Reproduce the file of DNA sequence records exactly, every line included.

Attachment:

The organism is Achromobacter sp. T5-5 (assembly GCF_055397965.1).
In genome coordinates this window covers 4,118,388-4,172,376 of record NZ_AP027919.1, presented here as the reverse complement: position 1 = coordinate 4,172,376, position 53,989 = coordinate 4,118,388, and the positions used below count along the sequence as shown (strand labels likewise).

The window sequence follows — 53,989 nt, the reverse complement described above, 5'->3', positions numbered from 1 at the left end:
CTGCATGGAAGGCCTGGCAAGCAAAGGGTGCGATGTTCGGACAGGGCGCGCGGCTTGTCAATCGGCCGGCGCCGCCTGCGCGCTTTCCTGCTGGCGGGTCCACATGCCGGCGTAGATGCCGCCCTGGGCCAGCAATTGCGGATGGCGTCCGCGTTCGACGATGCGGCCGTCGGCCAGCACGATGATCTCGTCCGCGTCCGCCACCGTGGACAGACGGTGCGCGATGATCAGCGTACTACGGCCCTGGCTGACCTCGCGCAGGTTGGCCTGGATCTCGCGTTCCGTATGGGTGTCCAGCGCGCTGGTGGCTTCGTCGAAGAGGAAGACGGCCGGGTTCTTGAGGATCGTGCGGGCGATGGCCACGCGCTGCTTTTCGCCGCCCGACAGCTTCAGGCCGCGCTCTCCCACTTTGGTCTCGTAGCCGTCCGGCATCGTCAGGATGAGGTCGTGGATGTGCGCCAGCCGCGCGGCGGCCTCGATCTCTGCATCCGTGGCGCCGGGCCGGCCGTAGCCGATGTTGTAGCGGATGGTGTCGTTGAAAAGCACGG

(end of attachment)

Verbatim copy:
The organism is Achromobacter sp. T5-5 (assembly GCF_055397965.1).
In genome coordinates this window covers 4,118,388-4,172,376 of record NZ_AP027919.1, presented here as the reverse complement: position 1 = coordinate 4,172,376, position 53,989 = coordinate 4,118,388, and the positions used below count along the sequence as shown (strand labels likewise).

The window sequence follows — 53,989 nt, the reverse complement described above, 5'->3', positions numbered from 1 at the left end:
CTGCATGGAAGGCCTGGCAAGCAAAGGGTGCGATGTTCGGACAGGGCGCGCGGCTTGTCAATCGGCCGGCGCCGCCTGCGCGCTTTCCTGCTGGCGGGTCCACATGCCGGCGTAGATGCCGCCCTGGGCCAGCAATTGCGGATGGCGTCCGCGTTCGACGATGCGGCCGTCGGCCAGCACGATGATCTCGTCCGCGTCCGCCACCGTGGACAGACGGTGCGCGATGATCAGCGTACTACGGCCCTGGCTGACCTCGCGCAGGTTGGCCTGGATCTCGCGTTCCGTATGGGTGTCCAGCGCGCTGGTGGCTTCGTCGAAGAGGAAGACGGCCGGGTTCTTGAGGATCGTGCGGGCGATGGCCACGCGCTGCTTTTCGCCGCCCGACAGCTTCAGGCCGCGCTCTCCCACTTTGGTCTCGTAGCCGTCCGGCATCGTCAGGATGAGGTCGTGGATGTGCGCCAGCCGCGCGGCGGCCTCGATCTCTGCATCCGTGGCGCCGGGCCGGCCGTAGCCGATGTTGTAGCGGATGGTGTCGTTGAAAAGCACGG